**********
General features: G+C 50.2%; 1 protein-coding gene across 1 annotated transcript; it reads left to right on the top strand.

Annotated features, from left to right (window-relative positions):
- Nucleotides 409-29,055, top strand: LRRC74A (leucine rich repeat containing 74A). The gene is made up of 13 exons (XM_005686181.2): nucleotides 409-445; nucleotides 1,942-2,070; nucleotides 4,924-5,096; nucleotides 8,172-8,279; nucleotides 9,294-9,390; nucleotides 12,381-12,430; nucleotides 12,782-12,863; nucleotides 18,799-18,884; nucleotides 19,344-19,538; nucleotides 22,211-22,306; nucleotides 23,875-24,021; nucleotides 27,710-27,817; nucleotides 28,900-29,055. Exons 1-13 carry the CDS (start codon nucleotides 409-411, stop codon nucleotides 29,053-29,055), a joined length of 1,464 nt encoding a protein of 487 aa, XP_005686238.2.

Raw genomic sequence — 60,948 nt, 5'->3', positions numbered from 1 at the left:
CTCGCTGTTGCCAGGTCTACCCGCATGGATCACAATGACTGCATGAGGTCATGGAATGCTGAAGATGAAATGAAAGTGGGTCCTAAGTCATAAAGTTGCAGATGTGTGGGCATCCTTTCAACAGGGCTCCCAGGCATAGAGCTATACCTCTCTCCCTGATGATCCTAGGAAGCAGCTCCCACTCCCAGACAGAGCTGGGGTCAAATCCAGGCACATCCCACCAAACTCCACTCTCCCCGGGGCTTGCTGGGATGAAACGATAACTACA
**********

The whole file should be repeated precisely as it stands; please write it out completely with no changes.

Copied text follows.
General features: G+C 50.2%; 1 protein-coding gene across 1 annotated transcript; it reads left to right on the top strand.

Annotated features, from left to right (window-relative positions):
- Nucleotides 409-29,055, top strand: LRRC74A (leucine rich repeat containing 74A). The gene is made up of 13 exons (XM_005686181.2): nucleotides 409-445; nucleotides 1,942-2,070; nucleotides 4,924-5,096; nucleotides 8,172-8,279; nucleotides 9,294-9,390; nucleotides 12,381-12,430; nucleotides 12,782-12,863; nucleotides 18,799-18,884; nucleotides 19,344-19,538; nucleotides 22,211-22,306; nucleotides 23,875-24,021; nucleotides 27,710-27,817; nucleotides 28,900-29,055. Exons 1-13 carry the CDS (start codon nucleotides 409-411, stop codon nucleotides 29,053-29,055), a joined length of 1,464 nt encoding a protein of 487 aa, XP_005686238.2.

Raw genomic sequence — 60,948 nt, 5'->3', positions numbered from 1 at the left:
CTCGCTGTTGCCAGGTCTACCCGCATGGATCACAATGACTGCATGAGGTCATGGAATGCTGAAGATGAAATGAAAGTGGGTCCTAAGTCATAAAGTTGCAGATGTGTGGGCATCCTTTCAACAGGGCTCCCAGGCATAGAGCTATACCTCTCTCCCTGATGATCCTAGGAAGCAGCTCCCACTCCCAGACAGAGCTGGGGTCAAATCCAGGCACATCCCACCAAACTCCACTCTCCCCGGGGCTTGCTGGGATGAAACGATAACTACA